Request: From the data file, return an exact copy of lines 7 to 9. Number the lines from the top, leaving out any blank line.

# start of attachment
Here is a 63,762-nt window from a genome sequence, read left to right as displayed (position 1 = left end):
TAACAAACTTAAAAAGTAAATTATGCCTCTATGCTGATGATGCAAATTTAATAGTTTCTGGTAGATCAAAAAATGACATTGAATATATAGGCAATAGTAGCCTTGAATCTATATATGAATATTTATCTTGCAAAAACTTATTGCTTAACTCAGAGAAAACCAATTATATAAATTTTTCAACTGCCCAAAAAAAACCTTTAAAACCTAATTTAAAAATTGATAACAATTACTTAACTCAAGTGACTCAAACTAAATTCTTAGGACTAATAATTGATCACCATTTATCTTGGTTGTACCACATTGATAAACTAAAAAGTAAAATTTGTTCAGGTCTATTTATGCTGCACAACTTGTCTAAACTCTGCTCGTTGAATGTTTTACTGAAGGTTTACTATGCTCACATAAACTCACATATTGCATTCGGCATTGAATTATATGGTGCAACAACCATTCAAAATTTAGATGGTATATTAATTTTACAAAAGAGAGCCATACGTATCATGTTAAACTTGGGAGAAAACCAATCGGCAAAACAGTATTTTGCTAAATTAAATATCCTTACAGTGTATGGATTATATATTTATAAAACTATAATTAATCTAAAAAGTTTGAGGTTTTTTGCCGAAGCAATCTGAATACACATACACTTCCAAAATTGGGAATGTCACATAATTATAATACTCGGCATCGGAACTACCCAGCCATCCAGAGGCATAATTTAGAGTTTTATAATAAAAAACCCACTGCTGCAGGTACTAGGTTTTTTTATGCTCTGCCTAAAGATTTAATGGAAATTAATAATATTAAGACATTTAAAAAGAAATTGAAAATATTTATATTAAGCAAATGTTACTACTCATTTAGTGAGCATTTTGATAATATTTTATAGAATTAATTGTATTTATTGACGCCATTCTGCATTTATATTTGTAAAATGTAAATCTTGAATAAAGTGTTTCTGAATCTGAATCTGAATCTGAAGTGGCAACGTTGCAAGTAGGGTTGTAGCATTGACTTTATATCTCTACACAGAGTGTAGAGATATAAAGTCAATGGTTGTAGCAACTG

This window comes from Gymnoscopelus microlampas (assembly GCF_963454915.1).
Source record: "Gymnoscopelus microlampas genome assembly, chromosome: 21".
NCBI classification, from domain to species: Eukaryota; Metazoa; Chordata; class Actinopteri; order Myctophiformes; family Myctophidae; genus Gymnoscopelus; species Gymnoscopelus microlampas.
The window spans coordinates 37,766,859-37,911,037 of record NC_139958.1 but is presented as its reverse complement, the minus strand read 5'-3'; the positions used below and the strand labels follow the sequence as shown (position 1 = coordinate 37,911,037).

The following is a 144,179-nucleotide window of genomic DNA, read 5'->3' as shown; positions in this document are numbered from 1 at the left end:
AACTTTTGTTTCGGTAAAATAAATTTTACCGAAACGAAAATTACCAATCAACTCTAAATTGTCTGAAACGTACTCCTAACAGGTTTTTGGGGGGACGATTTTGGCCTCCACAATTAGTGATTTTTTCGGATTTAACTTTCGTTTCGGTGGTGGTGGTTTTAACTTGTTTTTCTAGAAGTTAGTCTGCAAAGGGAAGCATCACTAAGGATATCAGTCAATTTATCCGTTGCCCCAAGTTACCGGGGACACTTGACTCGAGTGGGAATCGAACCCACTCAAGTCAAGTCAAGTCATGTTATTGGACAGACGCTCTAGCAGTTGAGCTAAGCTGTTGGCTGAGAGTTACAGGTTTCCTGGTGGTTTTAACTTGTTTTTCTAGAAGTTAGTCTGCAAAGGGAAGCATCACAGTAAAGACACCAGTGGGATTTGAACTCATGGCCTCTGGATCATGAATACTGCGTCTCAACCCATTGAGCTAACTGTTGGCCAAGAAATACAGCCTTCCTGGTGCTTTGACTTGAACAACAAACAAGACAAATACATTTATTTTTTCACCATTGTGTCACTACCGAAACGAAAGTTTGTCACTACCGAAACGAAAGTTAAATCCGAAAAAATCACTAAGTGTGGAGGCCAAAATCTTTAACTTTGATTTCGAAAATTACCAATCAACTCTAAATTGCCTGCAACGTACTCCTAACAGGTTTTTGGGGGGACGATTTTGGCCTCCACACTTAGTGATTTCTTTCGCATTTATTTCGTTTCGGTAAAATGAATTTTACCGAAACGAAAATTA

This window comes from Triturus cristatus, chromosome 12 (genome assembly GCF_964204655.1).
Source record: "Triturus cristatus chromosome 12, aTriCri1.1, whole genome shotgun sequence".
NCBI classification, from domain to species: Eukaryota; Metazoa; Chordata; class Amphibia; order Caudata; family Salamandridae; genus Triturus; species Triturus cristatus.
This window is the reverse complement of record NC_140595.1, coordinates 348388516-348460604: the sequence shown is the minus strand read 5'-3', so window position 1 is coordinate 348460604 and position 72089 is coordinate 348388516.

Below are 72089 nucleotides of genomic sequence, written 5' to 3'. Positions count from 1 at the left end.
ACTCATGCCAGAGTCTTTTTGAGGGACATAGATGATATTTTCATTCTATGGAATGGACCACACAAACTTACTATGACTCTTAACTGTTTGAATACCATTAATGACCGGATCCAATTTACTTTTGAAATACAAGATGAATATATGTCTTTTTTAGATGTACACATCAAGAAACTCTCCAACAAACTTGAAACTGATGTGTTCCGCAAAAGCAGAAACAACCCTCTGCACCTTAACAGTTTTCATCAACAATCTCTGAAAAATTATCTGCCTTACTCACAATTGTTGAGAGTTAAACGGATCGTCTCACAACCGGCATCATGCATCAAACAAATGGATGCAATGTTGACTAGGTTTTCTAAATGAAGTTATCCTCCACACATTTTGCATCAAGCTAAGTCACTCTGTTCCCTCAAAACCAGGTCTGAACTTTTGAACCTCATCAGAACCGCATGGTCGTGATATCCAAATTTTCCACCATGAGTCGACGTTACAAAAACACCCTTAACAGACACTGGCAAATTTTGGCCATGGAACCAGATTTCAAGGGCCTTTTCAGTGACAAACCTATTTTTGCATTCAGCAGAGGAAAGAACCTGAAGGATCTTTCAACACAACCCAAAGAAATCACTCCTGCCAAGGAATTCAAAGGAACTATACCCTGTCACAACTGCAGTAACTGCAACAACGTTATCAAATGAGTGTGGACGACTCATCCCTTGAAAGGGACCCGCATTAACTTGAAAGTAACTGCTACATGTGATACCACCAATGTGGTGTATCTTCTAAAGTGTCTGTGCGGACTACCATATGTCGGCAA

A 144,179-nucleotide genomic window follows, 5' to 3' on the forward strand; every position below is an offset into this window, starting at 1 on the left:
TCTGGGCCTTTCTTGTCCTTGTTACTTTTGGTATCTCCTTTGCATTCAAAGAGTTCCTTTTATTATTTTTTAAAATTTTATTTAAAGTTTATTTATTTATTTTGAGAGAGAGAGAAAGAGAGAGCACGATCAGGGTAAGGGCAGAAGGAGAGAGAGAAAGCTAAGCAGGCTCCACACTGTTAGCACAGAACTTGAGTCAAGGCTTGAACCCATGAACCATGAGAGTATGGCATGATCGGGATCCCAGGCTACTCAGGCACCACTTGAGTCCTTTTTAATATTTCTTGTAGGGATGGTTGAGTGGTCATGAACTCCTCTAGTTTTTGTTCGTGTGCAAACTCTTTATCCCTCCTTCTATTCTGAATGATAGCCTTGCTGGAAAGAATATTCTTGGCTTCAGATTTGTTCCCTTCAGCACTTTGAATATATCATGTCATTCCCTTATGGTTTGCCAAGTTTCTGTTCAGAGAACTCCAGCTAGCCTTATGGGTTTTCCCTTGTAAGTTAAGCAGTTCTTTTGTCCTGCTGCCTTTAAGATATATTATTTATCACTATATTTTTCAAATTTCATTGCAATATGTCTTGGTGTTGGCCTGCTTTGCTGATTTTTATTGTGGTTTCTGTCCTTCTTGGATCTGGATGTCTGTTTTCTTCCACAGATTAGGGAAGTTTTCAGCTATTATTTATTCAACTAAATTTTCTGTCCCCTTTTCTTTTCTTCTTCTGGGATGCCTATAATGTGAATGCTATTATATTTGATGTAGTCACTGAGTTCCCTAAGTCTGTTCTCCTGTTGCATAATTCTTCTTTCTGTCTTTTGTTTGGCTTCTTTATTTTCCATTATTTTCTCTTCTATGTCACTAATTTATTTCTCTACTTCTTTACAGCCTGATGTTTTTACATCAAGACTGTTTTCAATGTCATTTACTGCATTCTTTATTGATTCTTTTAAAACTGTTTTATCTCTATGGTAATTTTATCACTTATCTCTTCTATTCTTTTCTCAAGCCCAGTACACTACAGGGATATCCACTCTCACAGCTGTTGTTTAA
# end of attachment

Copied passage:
The following is a 144,179-nucleotide window of genomic DNA, read 5'->3' as shown; positions in this document are numbered from 1 at the left end:
AACTTTTGTTTCGGTAAAATAAATTTTACCGAAACGAAAATTACCAATCAACTCTAAATTGTCTGAAACGTACTCCTAACAGGTTTTTGGGGGGACGATTTTGGCCTCCACAATTAGTGATTTTTTCGGATTTAACTTTCGTTTCGGTGGTGGTGGTTTTAACTTGTTTTTCTAGAAGTTAGTCTGCAAAGGGAAGCATCACTAAGGATATCAGTCAATTTATCCGTTGCCCCAAGTTACCGGGGACACTTGACTCGAGTGGGAATCGAACCCACTCAAGTCAAGTCAAGTCATGTTATTGGACAGACGCTCTAGCAGTTGAGCTAAGCTGTTGGCTGAGAGTTACAGGTTTCCTGGTGGTTTTAACTTGTTTTTCTAGAAGTTAGTCTGCAAAGGGAAGCATCACAGTAAAGACACCAGTGGGATTTGAACTCATGGCCTCTGGATCATGAATACTGCGTCTCAACCCATTGAGCTAACTGTTGGCCAAGAAATACAGCCTTCCTGGTGCTTTGACTTGAACAACAAACAAGACAAATACATTTATTTTTTCACCATTGTGTCACTACCGAAACGAAAGTTTGTCACTACCGAAACGAAAGTTAAATCCGAAAAAATCACTAAGTGTGGAGGCCAAAATCTTTAACTTTGATTTCGAAAATTACCAATCAACTCTAAATTGCCTGCAACGTACTCCTAACAGGTTTTTGGGGGGACGATTTTGGCCTCCACACTTAGTGATTTCTTTCGCATTTATTTCGTTTCGGTAAAATGAATTTTACCGAAACGAAAATTA

This window comes from Triturus cristatus, chromosome 12 (genome assembly GCF_964204655.1).